Not only is blogging difficult, but you don't make money from your blog itself. You make money from the business you create around your blog. This includes services offered, products created, and affiliate marketing.

How to Manage Multiple Tasks on an Online Platform

Managing multiple tasks on an online platform is one of the toughest parts about blogging today. As I mentioned above, there are a ton of daily and weekly tasks that I have to keep up with. Some days it's easy to keep it all under control. Other days, it's a headache that I don't want to deal with.

Sounds like a real job, eh? It is!

My biggest struggle is keeping up with my mailing list. I don't email them as frequently as I want, but it's something I'm learning to get more comfortable with. Sign up for my mailing list, you'll get a free 11-step guide on how to save up to $10,000 per year. After that, I send money-saving tips (mostly) weekly.

Coming up with new posts has not been an issue yet. I always have something I want to talk about, and I have at least 10 – 15 brainstormed topics at any given time (about six weeks' worth of posts).

Twitter and Instagram are interesting challenges. I'd love to be one of those high-follower accounts that always has something great to say, but frankly, I don't have the energy, haha – I've accepted that I won't soon have thousands of followers and that I'll go at my own pace.

You can read more about my follower growth goals in my post about goals for the next six months of blogging.

Where Blogging Income Actually Comes From

Currently, most of blogging income came from SEO consulting that I did in June. After that, my second best source is my own products, and after that, affiliate marketing. I'll share my numbers at the end of this post, but I'll be perfectly honest – they're not impressive.

I don't recommend targeting ad income, such as from Google Adsense, as your main source of income, if you're aspiring to blog. The money just isn't there, plus too many ads take away from the user experience.

If you're a blogger, my recommendation is to make money through affiliate marketing and make money through creating your own products.

Products to Come

My wife spent June and July creating personal finance printables, which will be released as soon as we get them up. We are excited to offer these products to those who like to track their finances on paper.

I've also begun working on the next version of The Dollar Blogger Money Mastery System, which will likely get a new name, as it includes all sorts of information that didn't appear in the original copy. For those who purchased it, they will get the new copy for free.

Down the road, I eventually want to create a course about getting one's finances in order, which would include a Facebook group, videos, workbooks, and more. This is a long term goal that may not be worked on until later next year.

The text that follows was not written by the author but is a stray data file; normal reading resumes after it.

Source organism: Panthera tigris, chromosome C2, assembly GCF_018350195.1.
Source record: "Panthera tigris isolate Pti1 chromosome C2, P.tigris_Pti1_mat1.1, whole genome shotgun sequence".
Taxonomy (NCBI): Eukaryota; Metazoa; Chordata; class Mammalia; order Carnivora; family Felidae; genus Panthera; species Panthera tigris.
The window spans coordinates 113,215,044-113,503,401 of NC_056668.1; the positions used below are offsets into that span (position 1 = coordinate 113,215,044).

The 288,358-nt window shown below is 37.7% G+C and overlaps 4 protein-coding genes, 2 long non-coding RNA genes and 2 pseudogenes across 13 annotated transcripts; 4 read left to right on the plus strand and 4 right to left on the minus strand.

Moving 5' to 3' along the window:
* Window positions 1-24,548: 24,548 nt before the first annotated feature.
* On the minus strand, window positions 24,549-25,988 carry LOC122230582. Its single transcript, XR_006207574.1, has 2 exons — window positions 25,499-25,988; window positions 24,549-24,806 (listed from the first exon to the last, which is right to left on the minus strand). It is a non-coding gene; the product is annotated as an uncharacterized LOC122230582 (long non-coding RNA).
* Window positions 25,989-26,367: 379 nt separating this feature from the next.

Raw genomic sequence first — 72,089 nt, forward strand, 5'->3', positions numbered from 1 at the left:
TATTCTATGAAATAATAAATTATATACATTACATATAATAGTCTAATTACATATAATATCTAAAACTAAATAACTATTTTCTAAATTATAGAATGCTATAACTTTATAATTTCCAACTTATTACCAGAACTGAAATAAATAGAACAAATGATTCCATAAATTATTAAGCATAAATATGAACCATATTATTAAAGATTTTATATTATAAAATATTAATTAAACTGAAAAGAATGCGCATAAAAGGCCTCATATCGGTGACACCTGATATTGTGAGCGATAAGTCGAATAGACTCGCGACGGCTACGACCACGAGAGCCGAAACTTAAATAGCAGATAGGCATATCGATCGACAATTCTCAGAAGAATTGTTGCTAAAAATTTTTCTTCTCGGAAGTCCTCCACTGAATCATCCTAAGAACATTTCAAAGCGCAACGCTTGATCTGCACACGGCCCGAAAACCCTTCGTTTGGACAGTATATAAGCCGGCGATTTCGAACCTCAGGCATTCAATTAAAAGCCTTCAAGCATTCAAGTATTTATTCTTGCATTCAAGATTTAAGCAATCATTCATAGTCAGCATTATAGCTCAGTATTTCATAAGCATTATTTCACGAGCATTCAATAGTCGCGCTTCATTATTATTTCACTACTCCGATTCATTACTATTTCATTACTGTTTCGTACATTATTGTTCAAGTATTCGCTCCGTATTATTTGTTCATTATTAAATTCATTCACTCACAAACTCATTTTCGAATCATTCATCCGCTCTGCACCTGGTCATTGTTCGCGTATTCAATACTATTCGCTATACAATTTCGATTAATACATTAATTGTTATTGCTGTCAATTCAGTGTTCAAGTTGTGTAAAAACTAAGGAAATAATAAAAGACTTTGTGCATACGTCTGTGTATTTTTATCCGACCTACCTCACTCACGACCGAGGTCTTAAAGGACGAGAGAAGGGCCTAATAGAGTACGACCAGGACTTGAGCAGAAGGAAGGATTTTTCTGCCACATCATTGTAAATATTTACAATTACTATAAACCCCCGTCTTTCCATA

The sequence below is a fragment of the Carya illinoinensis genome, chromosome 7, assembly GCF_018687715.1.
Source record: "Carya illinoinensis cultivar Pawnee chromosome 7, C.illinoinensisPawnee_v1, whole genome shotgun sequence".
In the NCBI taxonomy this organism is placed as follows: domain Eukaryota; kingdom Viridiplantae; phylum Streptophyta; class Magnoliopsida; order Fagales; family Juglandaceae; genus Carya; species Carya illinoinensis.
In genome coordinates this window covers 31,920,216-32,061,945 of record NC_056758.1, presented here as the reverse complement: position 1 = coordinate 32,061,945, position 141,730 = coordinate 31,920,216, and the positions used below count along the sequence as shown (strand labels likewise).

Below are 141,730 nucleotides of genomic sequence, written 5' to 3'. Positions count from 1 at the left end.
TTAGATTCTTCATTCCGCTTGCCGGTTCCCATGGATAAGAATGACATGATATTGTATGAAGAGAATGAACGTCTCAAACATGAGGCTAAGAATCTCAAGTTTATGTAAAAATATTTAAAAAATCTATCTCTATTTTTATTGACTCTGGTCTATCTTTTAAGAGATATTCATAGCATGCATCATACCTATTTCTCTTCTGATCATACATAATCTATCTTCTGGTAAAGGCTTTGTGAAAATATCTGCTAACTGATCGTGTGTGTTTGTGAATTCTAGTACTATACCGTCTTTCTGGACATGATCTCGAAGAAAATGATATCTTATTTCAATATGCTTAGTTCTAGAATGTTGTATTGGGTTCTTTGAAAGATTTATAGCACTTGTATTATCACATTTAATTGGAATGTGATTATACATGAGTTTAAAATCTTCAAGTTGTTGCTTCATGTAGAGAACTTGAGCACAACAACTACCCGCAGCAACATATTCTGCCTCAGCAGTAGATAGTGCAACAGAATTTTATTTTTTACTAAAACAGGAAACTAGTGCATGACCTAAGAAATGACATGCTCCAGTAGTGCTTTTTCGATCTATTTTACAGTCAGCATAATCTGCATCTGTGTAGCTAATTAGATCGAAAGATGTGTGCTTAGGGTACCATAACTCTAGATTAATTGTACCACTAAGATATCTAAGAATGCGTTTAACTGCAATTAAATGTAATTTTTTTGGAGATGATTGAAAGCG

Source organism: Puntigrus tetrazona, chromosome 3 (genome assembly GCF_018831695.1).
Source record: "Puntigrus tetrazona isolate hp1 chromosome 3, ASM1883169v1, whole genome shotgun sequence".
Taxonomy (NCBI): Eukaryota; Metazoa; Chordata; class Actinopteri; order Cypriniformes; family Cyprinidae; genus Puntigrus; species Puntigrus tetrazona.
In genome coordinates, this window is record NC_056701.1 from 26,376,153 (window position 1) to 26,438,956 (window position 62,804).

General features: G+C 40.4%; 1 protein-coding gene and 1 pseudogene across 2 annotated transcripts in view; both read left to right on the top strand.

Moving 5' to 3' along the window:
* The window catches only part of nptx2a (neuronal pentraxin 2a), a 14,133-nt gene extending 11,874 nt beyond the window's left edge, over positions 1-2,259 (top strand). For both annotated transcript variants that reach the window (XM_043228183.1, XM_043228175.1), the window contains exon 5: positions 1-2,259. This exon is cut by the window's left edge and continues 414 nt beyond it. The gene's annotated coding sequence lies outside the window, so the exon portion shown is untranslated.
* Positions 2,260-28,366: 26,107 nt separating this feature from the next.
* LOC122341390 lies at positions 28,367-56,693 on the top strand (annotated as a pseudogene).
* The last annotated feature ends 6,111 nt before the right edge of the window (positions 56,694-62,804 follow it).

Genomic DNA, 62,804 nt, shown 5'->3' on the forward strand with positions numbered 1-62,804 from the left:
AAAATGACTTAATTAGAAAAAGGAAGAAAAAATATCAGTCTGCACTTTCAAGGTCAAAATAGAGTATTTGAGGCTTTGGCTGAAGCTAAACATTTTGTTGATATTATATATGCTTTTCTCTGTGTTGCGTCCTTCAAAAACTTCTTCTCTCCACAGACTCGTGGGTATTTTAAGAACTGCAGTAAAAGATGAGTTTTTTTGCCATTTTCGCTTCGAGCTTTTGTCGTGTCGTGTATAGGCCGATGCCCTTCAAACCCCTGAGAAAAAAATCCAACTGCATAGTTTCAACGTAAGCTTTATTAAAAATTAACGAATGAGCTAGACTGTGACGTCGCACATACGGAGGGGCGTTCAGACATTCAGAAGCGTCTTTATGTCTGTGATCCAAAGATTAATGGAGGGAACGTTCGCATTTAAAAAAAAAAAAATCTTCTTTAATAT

Paid Advertising Notes

I jumped into paid advertising already. On Facebook, I tested several ad copies to see what got the most hits. My most popular ad became my mailing list opt-in freebie.

I kept my budget low, though not low enough, as I barely made any money back from my ads, and it did cost me more than I'd wished. That said, in the beginning, paid advertising is hit-or-miss while you find your audience.

Last week, the last week of July, I ramped up more Facebook ads, including an ad to my mailing list sign-up, and received over 50 new mailing list subscribers.


Most of my traffic comes from social media. Facebook is the top source of social traffic, though this is specifically because of paid advertising. Twitter is my top source of organic social traffic. I post links to Twitter once to twice per day. Pinterest is a close third, and then I have a variety of small hits from sites like Instagram and Quora.

Below is my total traffic for the past three months and how it's improved from the three months before that. Note the peaks are mostly from where I used paid advertising to source traffic. I will discuss Facebook ad strategies in the future.

Income over Three Months

Let's discuss income, shall we? The Dollar Blogger's income report isn't impressive, but I'll discuss why any income is great income at the six-month mark.

Here's my income for May, June, and July combined:

  • Ad Revenue: $10.41
  • Affiliate Marketing: $33.65
  • My Products: $53.98
  • Consulting: $100

Total Revenue: $198.04

Not much, right? That's okay; blogging doesn't take off overnight. Sure, some bloggers do much better but guess what – they are the outliers. If you are blogging six months in and aren't making money, DO NOT BE DISCOURAGED! Keep going! You got this! Rome wasn't built in a day.

A new product line is currently undergoing user testing and is planned to be released before late August.

My goal for the next three months is to double my income from these three months (so $400+)

Making Money Blogging at Six Months

If you're blogging and making money at the six-month mark, congratulations! If not, don't worry! Blogging is a marathon, not a sprint. I've seen so many Twitter accounts come and go who make lots of money for two to three months and then vanish off the face of the Earth.

Don't do that as a blogger. Start steady, stay steady. Let the money come as it comes and focus on being effective. Most successful bloggers see a part-time income after 6 to 12 months, whereas most see full-time income after 18-24 months. It takes a lot of time and effort, so keep it up!

Wrapping It Up

It's been a great journey over these past six months. Check out my post, where I outline my goals for the next six months as a blogger. If you have a blog and are looking for assistance with SEO, Pinterest, or general blog review, head on over to The Dollar Blogger's Hire Us page and contact us.